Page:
Examples of this are credit card companies that obtain geodata each time a person uses a credit card. The collection of geodata is supplemental to the primary purpose of collecting the underlying transaction information – goods or services purchased, amount of the transaction, etc.). Geodata collection entities include 3G phone companies, TV cable companies, ISP providers, banks, state toll highway collectors, federal, state, and local law enforcement agencies, advertisers, and others.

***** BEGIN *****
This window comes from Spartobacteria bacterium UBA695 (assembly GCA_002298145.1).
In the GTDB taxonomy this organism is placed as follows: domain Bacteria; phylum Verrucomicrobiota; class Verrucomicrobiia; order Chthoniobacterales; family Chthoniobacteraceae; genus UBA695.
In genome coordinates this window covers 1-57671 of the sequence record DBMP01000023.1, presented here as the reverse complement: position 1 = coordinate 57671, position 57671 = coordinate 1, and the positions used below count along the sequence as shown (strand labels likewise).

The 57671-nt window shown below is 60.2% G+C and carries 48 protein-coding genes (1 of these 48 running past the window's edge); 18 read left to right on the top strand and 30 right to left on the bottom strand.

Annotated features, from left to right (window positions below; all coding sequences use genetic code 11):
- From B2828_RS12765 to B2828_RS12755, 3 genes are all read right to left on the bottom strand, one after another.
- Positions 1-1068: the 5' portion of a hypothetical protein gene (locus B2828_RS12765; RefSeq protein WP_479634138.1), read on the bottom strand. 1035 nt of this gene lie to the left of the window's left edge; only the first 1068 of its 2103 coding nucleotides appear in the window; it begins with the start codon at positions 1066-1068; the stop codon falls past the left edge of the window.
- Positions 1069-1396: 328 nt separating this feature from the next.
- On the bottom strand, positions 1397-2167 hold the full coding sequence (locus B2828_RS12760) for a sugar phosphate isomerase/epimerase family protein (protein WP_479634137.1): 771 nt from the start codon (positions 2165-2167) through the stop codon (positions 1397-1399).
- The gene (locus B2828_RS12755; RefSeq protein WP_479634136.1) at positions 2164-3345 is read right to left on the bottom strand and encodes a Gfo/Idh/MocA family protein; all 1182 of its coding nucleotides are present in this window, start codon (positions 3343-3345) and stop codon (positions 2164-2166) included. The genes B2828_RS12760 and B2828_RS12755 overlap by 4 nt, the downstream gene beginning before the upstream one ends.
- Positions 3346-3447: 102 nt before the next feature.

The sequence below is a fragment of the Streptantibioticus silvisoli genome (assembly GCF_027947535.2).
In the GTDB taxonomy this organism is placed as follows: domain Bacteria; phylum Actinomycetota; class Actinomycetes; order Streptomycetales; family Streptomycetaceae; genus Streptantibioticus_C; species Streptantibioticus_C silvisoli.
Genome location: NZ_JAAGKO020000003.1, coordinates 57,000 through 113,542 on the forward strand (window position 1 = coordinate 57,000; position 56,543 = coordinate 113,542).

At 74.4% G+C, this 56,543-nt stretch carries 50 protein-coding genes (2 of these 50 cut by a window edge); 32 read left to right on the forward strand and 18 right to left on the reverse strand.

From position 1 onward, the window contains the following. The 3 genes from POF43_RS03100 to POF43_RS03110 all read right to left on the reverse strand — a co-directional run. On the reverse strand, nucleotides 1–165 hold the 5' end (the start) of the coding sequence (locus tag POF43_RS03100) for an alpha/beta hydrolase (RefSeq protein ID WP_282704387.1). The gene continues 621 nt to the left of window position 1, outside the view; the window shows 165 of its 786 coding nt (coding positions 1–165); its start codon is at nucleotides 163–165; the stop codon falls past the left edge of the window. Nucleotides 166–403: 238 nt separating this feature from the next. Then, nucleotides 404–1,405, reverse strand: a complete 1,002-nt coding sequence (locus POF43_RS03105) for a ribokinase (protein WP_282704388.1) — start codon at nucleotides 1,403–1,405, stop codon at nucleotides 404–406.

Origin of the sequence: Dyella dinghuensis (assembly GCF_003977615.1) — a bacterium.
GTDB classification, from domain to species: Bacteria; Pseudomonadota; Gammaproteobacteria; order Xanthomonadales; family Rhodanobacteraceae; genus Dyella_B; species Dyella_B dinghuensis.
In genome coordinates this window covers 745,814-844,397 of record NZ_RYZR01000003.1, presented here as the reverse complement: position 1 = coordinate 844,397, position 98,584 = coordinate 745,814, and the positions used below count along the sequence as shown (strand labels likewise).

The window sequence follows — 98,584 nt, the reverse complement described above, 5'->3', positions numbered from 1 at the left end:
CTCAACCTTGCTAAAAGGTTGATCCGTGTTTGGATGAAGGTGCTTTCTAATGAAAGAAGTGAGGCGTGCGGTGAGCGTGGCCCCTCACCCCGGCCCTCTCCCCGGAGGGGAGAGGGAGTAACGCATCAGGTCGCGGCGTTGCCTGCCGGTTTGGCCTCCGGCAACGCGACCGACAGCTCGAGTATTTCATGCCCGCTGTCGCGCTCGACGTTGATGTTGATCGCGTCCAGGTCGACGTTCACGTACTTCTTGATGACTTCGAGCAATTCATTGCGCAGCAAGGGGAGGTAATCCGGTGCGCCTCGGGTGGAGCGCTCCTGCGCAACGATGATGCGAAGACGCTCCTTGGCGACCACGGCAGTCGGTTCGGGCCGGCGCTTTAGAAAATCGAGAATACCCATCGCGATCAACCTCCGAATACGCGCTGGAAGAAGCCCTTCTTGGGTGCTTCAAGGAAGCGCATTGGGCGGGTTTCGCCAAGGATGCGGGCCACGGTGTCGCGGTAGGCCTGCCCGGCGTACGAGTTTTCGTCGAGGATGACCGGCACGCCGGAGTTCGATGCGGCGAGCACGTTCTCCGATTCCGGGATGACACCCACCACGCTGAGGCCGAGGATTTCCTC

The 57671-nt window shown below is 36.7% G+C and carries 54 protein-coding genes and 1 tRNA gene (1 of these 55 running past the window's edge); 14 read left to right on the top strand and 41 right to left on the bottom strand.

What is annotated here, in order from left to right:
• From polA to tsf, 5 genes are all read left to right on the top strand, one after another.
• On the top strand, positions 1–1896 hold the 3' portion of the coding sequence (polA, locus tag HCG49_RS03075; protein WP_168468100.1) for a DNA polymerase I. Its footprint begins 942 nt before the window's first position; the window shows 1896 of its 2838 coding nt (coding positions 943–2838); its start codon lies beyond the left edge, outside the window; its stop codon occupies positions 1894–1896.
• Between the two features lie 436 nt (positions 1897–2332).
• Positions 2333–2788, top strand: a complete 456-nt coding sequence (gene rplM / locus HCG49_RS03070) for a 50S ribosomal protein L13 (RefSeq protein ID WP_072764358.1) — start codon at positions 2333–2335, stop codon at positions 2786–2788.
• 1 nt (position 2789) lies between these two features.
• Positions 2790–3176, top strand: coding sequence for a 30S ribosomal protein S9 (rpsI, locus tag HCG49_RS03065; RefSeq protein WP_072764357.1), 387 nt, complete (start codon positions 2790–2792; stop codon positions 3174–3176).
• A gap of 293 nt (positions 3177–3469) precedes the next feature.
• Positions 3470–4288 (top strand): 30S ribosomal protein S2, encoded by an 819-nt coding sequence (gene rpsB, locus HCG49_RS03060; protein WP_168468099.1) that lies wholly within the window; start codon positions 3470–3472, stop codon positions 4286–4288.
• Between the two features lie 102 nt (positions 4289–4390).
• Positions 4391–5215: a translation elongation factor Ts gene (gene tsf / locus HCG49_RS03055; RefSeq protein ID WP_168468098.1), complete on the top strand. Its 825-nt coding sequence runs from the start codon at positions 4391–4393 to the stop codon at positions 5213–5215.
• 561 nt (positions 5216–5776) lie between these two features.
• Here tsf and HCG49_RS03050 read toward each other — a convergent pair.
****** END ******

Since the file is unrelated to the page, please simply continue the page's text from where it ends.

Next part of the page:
Surprisingly, there are few legal restrictions on how these geodata collection entities can use the data collected, how long they can maintain it, and who they can share it with. Laws and statutes regarding the collection and use of geodata are still limited at both the state and federal levels. When geodata is conflated with other data that gives an entity the ability to identify an individual or a specific industry or category of information that is itself regulated (i.e., bank records, health records (HIPPA), etc.), the data are considered personally identifiable information ("PII") and are protected by additional laws and regulations. Title II of the Communications Act imposes numerous obligations on telecommunications companies for the handling of customer information, including geodata, and requires consumer consent before the data can be shared. Further, the Cable Communications Policy Act of 1984 (added to the Communications Act of 1934), which applies to cable operators who may collect geodata through ISPs or other means, imposes various obligations on cable operators that involve PII.